it just has no compelling need to call trump.  

Now...relating this back to bidding:

--most offensive hands consider bidding to play, not giving meld.  The exception is usually lacking a run, and not having fairly strong meld.  
--defensive hands give meld or pass if they're bidding in front of partner...even if fairly strong.  Say you're in first seat with

AC AC TC TC KC QC AD AD KD QD JD AS TS QS JS TH TH KH JH JH

Nice enough, but no bid.  Now, if partner can show you considerable meld, you might elect to compete...if he shows 30, you should have 6 tricks.  60 is a good contract...but this also requires your RHO to pass.  If RHO bids anything, you have no good bid.

--tweener hands can be bid in a wide variety of ways.  Go back to our massive tweener:

AC TC KC KC QC QC JC AD TD KD QD JD AS KS KS QS JS AH AH KH QH 

In first seat, you could:
--give aces, planning to rebid to show 40...this really shows your hand.  The rebid must, IMO, imply a viable trump suit.  You have that.  
--bid 50, asking.  If partner asks for meld back, you have more confidence he's got a fairly good suit.  However, finding the best hand and suit to play the hand is harder after this start.
--bid 54.  The risk is when partner is even less offensively oriented than you are.  Smile
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#2
Here's a hand that that combines defensive orientation with a hand where it REALLY matters:

You are in 3rd seat after Pass - Pass.  You have:

AS AS AS QS JS AD TD KD QD JD JD AC AC KC KC QC AH KH KH QH


You're ALL defense;  the trump suit is short and has no texture.  You're not short in anything.  You have 26 meld without the run, so you make the board...and with a hand like this, you'll usually save it.  

Beyond that, there's a pretty good chance the opponents are in trouble, AND your hand doesn't look very good for pulling 31.  Change 2 black aces to diamond aces...now you have offensive orientation.  But this hand and this auction, taken together, make pass a VERY attractive option.  Note that you've even got 2 diamond jacks...so dealer is VERY unlikely to have a double pino.  You've got triple ace of spades...so probably no aces around.  Even if the opponents get on the board, they'll need at least a split deck...and that doesn't look good for them.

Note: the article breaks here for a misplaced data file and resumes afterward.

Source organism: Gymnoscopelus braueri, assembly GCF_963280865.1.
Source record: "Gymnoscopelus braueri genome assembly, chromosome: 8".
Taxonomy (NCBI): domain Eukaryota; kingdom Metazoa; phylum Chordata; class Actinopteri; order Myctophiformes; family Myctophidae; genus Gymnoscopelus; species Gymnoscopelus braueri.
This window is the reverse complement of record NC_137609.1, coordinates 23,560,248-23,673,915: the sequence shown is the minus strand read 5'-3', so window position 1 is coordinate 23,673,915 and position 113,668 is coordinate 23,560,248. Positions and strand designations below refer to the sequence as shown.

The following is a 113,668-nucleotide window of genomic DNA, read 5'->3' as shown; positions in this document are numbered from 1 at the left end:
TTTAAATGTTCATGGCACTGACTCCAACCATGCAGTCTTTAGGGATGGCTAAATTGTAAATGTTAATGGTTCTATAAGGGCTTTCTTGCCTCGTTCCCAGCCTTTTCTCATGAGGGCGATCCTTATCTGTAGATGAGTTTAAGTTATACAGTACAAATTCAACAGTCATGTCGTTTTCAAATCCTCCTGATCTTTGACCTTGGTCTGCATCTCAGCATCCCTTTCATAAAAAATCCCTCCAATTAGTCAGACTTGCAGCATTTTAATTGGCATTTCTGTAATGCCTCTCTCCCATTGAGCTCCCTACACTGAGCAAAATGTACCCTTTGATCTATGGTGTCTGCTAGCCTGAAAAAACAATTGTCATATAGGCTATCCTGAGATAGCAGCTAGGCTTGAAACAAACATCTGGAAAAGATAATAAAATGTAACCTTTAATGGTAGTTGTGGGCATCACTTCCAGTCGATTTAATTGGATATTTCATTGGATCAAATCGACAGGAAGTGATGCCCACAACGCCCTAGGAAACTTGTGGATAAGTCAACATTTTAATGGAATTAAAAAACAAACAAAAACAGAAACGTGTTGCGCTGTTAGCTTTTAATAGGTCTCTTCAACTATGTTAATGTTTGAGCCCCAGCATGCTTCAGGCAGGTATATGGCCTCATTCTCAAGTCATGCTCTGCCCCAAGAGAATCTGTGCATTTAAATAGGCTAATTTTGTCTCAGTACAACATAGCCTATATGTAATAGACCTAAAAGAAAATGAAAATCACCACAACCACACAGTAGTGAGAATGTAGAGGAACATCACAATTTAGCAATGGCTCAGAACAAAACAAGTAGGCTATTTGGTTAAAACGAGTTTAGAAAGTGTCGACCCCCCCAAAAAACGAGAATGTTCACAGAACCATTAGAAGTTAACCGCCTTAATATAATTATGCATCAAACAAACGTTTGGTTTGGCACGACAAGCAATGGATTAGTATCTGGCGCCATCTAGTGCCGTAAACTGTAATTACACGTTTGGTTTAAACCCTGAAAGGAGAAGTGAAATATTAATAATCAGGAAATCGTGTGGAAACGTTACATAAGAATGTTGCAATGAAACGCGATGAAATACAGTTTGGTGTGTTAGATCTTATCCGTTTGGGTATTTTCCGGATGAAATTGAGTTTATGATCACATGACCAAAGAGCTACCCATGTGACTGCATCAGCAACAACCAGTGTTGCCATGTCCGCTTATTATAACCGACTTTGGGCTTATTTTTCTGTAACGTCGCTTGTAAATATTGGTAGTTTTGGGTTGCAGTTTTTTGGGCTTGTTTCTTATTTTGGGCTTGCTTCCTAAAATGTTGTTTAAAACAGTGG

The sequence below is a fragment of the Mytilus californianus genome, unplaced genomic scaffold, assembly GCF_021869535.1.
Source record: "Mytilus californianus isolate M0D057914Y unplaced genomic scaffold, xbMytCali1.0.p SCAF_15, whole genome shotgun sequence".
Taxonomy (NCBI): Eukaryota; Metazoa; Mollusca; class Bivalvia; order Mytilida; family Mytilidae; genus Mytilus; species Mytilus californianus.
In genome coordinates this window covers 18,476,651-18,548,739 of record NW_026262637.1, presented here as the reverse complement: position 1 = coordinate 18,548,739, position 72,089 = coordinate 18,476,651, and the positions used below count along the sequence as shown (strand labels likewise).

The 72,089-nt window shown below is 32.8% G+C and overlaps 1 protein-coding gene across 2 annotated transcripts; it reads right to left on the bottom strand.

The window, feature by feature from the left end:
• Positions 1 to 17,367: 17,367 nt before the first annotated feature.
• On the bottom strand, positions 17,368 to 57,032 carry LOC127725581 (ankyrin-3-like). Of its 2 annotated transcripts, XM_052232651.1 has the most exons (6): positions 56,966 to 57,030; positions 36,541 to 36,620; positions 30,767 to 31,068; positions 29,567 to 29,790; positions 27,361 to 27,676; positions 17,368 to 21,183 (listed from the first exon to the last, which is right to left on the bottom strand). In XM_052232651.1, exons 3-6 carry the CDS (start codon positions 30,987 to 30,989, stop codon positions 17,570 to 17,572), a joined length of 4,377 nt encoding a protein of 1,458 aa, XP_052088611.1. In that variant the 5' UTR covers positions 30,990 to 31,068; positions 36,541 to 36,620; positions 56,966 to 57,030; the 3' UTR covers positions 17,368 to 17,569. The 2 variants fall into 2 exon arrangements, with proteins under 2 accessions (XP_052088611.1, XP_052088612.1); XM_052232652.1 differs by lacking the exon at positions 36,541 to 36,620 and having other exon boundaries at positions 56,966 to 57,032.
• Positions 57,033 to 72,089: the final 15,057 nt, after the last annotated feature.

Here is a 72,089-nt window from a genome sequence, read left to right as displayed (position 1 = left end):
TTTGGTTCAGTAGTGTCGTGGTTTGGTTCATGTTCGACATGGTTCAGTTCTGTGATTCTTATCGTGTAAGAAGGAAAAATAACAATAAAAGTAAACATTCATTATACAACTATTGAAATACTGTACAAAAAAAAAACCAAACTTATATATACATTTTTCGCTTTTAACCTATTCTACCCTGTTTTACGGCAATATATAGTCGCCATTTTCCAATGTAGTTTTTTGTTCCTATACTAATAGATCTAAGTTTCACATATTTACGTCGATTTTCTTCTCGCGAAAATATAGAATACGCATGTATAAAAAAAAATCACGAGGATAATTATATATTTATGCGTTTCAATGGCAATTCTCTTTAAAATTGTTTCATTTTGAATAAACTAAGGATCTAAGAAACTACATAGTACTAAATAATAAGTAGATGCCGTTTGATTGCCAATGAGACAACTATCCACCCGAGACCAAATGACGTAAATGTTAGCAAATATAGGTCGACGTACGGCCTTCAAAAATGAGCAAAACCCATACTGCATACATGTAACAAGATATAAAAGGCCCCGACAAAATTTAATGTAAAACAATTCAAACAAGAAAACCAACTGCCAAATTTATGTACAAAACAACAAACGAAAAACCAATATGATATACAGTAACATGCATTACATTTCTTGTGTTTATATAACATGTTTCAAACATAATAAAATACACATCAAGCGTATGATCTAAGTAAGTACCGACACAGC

One thing of note:  if the opponents don't make the board, you'll lose probably 35-40 points by passing...because there would be no play phase, and of course, you don't score the run...but they lose 70.  The 50 they lose for the set, and the 20 they WOULD get unless you can pull 31.  But in bridge parlance, this would be called an Aces and Spaces hand.  Yes, you'll take ace tricks, but nothing else.  In fact...consider this.  On a bad day, a defender has short spades (say, 2) and you get a bad diamond break...give partner 3.  YOU MAY NOT PULL 20.
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#3
Hmm...lemme continue the thought.  2 hands later, I held this in 3rd seat:

AS KS AH AH TH TH QH JH AC AC TC KC QC JC AD AD AD TD QD JD

The *actual* auction started Pass - 52.  

But say the auction had started Pass - Pass.

My *gosh* passing looks attractive...BUT here, spades is a major risk. and 31 for me is closer.  I've got possible extra tricks in hearts or diamonds...including possible ruffs by partner.  I *may* only need 6 trump from partner, and no really bad breaks.  So I'd probably bid over pass-pass.

Over pass-52, there's no board set, and they may only need 20ish.  In spades, this looks too likely.